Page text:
May 23, 2016
I see Apple “monetizing” Siri simply as a way to sell more devices — more iPhones now, more iPads (and who knows, maybe Macs?) in the future. Siri could be the interface to future products, like tiny little Nano-sized devices, or home entertainment systems. Google’s ad-driven model disrupted Microsoft’s pay-for-software-licenses model. Apple’s just-buy-our-devices-and-look-at-all-the-cool-shit-you-get-with-them model could disrupt Google’s ad-driven model.
The just-buy-our-devices model has worked for 18 years for Apple in the personal computing market. Horace Dediu calls this market unforgiving: almost all its competitors are dead or dying. As the personal computing market matures overall1, however, cracks in this very model are beginning to show. Consider un-Apple-like moves of selling 16 GB iPhones/iPads2 and offering 5 GB out-of-the-box iCloud storage—ways to up-sell buyers which work surprisingly well from a financial standpoint. For the ecosystem as a whole, they suck:
None of these issues are undocumented. Apple services is perceived to have a limited addressable market. Google Services works everywhere; Microsoft Office works everywhere; AWS is platform-agnostic. A services story is incomplete without addressing the issue of cross-platform support to monetize as many users as possible. This puts pressure on Apple’s model as physical device sales slow down: The company will continue to make contentious decisions on hardware and the default software/services experience to up-sell users as it’s currently in this strange matrix depending on high profit margins on both sides. The tenth-generation iPhone will most certainly differentiate between the 4.7-inch and 5.5-inch models in camera/memory/storage capacities not only to increase iPhone ASP but also make up for lost margin to increase default services options/iCloud storage.
I hesitate to write this post before Apple plays its cards at WWDC 2016 but I believe Apple is, right now, going through a very difficult shift trying to match expectations as a hardware manufacturer in a physical-device-as-cloud-endpoint world.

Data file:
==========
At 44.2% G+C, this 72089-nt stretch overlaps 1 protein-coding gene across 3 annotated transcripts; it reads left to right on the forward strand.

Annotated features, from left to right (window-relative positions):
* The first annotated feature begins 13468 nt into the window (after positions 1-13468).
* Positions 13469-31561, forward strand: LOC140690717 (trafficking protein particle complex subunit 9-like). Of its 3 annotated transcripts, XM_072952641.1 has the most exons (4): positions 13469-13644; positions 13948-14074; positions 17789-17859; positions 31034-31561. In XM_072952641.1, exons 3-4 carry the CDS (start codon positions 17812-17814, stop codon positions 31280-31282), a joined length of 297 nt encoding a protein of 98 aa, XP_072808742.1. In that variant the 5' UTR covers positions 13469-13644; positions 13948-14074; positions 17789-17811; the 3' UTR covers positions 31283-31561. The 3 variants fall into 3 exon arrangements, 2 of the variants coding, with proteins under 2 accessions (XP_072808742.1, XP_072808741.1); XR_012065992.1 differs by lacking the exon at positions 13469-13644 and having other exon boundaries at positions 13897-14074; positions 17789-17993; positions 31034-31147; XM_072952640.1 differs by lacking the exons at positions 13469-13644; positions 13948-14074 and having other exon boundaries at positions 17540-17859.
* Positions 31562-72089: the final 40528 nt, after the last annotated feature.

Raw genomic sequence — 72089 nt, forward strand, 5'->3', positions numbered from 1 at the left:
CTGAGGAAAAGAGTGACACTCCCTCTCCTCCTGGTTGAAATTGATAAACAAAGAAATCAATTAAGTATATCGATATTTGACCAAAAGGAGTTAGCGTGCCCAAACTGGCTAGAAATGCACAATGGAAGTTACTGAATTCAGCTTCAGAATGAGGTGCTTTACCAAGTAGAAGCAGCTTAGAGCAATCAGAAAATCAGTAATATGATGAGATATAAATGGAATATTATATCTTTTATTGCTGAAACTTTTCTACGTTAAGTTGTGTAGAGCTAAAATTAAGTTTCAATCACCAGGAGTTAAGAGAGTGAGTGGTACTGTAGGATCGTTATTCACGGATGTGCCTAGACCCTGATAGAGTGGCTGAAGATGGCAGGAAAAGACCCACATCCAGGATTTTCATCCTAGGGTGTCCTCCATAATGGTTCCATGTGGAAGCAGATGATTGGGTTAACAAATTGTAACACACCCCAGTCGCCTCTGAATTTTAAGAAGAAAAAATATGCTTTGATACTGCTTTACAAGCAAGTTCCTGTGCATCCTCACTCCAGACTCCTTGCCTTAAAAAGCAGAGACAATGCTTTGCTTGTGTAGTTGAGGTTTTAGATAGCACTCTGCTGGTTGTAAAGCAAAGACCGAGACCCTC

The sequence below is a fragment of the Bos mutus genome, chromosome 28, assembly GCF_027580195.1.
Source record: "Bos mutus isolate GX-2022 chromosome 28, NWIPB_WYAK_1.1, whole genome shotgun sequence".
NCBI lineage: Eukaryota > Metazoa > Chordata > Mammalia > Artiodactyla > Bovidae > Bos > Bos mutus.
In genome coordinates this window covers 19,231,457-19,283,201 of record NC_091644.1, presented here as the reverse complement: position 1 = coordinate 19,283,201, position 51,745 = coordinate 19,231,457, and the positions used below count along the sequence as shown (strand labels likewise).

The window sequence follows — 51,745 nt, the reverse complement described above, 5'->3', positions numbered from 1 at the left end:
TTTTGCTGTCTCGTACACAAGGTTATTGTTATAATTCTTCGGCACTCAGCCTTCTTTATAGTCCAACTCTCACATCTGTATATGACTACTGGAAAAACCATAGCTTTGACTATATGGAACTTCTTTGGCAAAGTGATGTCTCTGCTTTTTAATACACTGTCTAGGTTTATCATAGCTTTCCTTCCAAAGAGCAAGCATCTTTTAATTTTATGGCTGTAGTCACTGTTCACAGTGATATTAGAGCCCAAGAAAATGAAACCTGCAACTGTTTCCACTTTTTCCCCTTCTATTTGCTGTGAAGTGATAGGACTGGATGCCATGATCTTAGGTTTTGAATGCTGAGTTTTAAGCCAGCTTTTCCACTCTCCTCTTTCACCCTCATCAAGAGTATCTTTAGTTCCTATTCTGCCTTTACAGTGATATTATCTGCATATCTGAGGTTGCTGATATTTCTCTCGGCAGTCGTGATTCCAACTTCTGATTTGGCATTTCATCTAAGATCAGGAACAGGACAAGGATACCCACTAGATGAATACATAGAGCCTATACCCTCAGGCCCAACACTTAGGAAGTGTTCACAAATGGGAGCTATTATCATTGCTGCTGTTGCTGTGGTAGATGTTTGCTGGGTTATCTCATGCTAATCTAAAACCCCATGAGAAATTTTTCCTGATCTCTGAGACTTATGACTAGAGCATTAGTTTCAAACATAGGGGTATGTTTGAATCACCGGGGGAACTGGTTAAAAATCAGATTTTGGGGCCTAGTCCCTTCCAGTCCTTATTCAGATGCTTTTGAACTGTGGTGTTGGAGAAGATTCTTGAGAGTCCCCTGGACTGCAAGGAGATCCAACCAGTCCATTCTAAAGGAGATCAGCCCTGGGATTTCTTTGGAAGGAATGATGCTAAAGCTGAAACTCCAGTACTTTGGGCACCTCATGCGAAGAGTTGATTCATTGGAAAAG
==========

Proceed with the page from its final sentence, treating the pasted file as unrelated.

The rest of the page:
This brings me to my final point: while Apple’s model is under pressure, it does not warrant yelling from the rooftops. Apple the company has pivoted in nearly every decade of its existence: Apple I to Apple II in the ’70s; Apple II to Macintosh in the ’80s; Macintosh to iPod in early 2000s; iPod to iPhone in 2007. New Apple excels at product/profit shift in mature markets in the middle of major company-wide pivots. The Mac OS 9 to Mac OS X transition while the pivot to handheld devices/consumer electronics was underway: iTunes and iPod were developed in quick succession as points of leverage. The transition to Intel chips in Macs just before pivoting to the iPhone company: iPad, iMessage, iOS 7, Apple Watch serve as points of leverage today. They are developed to manage shifts within the pivot itself: low-cost PC threat in a mobile world? iPad. IM solution? iMessage; Dated mobile UI design in a world of high-resolution displays? iOS 7; Wearables and smartphone extension points? Apple Watch; Music streaming? Apple Music; The services shift is no different. If AI development is accelerating and if components are reusable, an educated guess would be that Apple, the product company of our time, can build things people want and can turn this to become a point of leverage in the future, too. Apple moves fast. It remains to be seen how well Apple rides the iPhone/services wave and builds Apple Watch, Beats, Apple TV as multi-billion dollar3 businesses. Before it publicly reveals its next major pivot, of course.
By “personal computing market” I mean the concept as a whole: the hardware/software model encapsulating desktops, laptops, smartphones, tablets.↩
Ask yourself if you truly believe 16 GB baseline models exist for enterprise/education markets. Because if you do, I have a bridge to sell you.↩
A multi-billion dollar business at Apple scale is $5-15 billion.↩